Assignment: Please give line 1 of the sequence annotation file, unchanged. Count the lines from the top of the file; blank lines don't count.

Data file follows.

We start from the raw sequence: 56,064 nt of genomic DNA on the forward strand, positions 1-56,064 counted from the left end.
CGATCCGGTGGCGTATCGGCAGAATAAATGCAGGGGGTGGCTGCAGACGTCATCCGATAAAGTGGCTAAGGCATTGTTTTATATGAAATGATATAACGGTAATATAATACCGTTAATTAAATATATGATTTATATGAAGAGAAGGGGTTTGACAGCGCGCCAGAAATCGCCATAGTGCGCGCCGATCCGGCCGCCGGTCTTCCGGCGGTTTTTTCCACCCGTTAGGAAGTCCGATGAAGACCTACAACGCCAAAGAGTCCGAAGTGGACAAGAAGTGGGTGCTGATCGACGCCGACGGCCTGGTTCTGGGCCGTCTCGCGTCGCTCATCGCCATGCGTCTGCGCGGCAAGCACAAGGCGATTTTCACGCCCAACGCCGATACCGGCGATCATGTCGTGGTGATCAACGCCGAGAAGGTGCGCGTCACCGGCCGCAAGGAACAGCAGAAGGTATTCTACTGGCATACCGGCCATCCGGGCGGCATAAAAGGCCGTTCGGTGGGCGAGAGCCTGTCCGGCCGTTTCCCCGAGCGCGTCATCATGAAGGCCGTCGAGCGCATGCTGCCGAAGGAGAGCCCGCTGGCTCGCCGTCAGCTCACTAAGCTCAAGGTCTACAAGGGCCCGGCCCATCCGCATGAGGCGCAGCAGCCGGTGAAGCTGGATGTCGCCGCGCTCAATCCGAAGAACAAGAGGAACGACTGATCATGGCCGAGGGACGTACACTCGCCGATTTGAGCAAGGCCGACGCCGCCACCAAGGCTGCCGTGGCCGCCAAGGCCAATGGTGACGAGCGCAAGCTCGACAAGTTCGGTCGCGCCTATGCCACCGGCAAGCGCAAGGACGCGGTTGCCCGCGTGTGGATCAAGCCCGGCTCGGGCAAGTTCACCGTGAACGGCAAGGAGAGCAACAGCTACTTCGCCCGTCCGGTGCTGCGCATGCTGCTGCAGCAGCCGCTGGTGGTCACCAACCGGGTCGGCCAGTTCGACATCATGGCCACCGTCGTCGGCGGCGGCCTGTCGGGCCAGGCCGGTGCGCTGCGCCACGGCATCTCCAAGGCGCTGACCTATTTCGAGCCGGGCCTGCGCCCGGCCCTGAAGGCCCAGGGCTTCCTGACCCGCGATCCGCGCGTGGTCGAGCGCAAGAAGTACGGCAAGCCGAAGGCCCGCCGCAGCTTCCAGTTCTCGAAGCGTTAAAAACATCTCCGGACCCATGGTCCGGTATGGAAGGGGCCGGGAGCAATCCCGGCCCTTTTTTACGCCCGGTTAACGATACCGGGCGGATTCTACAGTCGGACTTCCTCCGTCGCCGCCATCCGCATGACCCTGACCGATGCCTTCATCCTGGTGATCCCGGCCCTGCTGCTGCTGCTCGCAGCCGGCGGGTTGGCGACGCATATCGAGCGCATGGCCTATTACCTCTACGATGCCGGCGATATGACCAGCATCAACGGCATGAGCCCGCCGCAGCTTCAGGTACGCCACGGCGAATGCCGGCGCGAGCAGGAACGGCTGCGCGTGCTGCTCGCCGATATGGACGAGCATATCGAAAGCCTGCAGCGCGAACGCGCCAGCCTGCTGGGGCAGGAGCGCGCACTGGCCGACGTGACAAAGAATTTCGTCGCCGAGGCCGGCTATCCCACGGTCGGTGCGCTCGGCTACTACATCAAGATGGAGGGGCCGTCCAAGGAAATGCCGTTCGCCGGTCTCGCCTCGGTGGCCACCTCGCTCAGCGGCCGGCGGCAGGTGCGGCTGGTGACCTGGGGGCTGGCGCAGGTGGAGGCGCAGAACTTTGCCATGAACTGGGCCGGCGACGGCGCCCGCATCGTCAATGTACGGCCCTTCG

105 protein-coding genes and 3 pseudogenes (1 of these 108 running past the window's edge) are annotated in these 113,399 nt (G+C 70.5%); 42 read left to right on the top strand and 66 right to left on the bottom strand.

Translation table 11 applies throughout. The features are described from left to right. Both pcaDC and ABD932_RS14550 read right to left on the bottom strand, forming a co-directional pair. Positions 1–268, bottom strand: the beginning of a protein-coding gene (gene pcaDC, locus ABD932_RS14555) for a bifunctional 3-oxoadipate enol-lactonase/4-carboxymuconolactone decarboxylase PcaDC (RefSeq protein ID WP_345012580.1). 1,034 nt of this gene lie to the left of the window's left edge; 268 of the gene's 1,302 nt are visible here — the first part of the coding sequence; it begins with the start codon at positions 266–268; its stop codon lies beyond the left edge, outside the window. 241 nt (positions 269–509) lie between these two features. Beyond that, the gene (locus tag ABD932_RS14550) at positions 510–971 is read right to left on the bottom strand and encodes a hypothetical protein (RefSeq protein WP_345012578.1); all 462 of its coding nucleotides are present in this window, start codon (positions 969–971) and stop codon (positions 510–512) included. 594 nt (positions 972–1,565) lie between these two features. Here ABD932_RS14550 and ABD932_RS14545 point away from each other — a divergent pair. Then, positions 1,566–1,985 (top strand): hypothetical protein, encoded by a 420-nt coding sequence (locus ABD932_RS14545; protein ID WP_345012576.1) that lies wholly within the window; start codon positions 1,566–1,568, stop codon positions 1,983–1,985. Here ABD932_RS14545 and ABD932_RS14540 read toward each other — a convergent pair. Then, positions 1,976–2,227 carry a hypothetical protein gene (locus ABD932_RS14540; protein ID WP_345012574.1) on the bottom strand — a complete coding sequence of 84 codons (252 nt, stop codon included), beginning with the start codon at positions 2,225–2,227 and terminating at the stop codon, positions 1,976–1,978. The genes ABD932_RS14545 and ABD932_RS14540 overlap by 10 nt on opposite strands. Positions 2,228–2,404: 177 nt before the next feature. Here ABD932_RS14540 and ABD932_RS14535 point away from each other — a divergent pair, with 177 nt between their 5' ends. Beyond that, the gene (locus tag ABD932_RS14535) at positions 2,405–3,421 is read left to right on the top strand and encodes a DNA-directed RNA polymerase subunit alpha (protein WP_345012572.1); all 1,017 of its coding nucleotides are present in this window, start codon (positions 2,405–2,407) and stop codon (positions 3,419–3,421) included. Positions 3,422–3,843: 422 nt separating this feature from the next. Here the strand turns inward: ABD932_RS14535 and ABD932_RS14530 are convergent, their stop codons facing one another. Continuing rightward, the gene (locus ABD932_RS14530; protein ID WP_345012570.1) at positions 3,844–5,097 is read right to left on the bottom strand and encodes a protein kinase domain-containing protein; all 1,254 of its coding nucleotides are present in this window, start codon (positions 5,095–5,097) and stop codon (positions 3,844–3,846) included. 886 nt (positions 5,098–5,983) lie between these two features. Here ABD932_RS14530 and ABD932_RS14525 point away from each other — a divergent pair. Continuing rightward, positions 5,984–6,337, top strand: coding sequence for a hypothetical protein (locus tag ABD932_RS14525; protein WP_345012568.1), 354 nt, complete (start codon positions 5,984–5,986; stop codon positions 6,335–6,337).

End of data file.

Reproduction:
We start from the raw sequence: 56,064 nt of genomic DNA on the forward strand, positions 1-56,064 counted from the left end.